There is much I want to share, so I am just going to jump right into it. First I want to share an editorial that has not received very much attention. It’s written by one of the most-conservative voices in the country Ken Blackwell. Now, of course, like all conservatives Ken makes a token call about winding down Fannie and Freddie but he also makes a serious call to respect shareholder rights. “To get us back on the path towards a strong, financially sound housing market that offers affordability to American borrowers, the government must also send a message to private investors that they will get a return on their investment. When Fannie and Freddie were in grave danger during the housing collapse, the government sought private investment. Once they returned to profitability, the U.S. Treasury went back on the terms of the original agreement and mandated, with the stroke of a pen, that all profits should go to the Treasury, essentially taking the profits of these investors who took a risk hoping for a return. The Johnson-Crapo approach would have codified this theft of property. The government should abide by the original terms and choices that were promised. Taxpayers must be paid back, in full, with interest and investors must benefit from these profits as well. A system that discourages private investment by changing terms retroactively will only make the job of the new HUD secretary to encourage home ownership and investment more difficult.” I must say its refreshing to hear another conservative stand up and speak out against the governments attempts to nationalize the profits of Fannie and Freddie. It would be great to see more conservatives stay true to their values.
Secondly I want to share an op-ed that we received via Investors Unite. This article has also received far too little attention. It is an op-ed penned by Former U.S. House of Representatives Member Eva Clayton in the Charlotte (North Carolina) Observer. It’s titled “How Mel Watt Can Fix Housing Finance in the U.S..”She says,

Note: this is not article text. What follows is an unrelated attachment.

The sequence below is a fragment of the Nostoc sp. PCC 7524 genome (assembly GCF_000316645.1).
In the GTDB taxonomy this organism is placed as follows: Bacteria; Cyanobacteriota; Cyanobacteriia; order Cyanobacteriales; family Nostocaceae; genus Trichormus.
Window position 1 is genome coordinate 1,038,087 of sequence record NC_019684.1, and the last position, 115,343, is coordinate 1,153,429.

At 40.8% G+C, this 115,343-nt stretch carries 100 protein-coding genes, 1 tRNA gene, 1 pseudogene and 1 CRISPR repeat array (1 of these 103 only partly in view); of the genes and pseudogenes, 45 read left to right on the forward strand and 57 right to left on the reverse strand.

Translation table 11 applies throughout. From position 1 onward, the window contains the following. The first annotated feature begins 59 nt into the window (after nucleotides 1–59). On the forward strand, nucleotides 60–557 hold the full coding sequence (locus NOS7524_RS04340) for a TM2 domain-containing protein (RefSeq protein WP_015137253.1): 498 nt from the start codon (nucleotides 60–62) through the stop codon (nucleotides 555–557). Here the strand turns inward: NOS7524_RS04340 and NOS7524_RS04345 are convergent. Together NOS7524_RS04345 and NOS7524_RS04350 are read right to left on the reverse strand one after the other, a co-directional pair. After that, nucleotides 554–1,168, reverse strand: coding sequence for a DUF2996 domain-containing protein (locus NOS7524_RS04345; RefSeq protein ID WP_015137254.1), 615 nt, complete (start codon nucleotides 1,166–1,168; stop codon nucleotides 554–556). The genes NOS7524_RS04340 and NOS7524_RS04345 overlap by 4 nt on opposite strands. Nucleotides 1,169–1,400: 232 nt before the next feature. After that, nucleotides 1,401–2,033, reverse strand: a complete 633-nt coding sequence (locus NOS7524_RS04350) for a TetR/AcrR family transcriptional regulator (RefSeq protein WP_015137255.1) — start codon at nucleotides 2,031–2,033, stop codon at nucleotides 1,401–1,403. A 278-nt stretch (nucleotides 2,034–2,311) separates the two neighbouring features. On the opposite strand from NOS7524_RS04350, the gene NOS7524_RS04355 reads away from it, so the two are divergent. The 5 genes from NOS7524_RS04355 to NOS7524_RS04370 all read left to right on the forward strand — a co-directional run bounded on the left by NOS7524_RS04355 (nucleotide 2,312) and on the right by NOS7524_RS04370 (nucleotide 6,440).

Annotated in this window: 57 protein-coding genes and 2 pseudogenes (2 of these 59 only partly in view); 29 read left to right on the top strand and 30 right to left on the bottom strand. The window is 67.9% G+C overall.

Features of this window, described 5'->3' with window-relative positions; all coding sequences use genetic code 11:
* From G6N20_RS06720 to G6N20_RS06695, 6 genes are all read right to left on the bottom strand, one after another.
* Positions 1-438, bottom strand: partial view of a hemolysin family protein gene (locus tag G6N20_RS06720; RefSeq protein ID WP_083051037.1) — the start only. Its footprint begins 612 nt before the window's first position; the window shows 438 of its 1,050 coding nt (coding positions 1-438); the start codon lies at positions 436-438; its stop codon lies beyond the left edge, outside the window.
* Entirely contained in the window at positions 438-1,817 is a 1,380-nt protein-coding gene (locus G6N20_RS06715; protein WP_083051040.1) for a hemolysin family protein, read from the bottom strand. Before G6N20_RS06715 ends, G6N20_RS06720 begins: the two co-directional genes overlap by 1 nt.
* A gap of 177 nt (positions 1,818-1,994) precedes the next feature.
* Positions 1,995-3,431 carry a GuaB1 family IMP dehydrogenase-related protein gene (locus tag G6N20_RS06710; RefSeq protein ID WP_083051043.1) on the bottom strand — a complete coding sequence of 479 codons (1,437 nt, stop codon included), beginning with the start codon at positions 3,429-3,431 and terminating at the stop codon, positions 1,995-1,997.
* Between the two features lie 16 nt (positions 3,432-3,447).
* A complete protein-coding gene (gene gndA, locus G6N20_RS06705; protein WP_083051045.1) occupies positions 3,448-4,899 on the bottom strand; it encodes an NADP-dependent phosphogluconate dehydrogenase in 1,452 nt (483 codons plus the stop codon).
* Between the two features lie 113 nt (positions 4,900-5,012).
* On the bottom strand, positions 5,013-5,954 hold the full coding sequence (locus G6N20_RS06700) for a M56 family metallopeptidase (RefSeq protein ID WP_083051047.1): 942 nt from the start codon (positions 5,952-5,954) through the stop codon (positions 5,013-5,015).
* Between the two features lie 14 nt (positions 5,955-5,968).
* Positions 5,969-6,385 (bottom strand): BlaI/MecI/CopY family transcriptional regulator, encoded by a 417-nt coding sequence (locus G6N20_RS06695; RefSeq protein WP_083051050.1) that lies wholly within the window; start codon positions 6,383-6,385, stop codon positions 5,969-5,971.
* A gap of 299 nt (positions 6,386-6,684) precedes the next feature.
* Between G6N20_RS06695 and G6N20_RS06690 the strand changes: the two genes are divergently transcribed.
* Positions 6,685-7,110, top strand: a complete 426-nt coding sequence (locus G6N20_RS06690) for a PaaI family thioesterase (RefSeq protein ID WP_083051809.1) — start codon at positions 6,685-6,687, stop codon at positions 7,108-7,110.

“There is an immediate and clear path forward. It begins with ending the federal government’s conservatorship of Fannie and Freddie and thereby allowing them to rebuild and flourish in the marketplace.”
As I said earlier I had an interesting conversation with Congressman John Lewis, I have attached a photo of what he wrote in one of the books he signed for us.
I want also to share something that I have gathered through my many conversations’ I’ve had on vacation so far.Fannie and Freddie have begun selling shared risk MBS for the first time. They have barely begun, and already they have revealed that there is very little appetite in the private capital market’s to get involved. Quite simply this has skidded into an absolute disaster.Remember Many in DC hoped to bring in huge amounts of private capital to assume a first loss position in the mortgage market. The failure of this initial experiment has already proven that it can not work. It’s outrageous that there has been little press coverage on this. Let me be clear that many in DC have taken notice of this and realized that private capital simply can not take the place of Fannie and Freddie.
I hope to dedicate an entire post on this issue soon. The news today regarding the single security being debated was not news at all. They have been talking about this for a while, and it has little chance of being enacted. This was designed to try and distract attention from the utter failure of the shared risk MBS.
Our opposition is growing increasingly desperate. They are running out of places to hide.We have some pretty powerful forces backed into an increasingly small corner.We are winning on all fronts. Keep the Faith!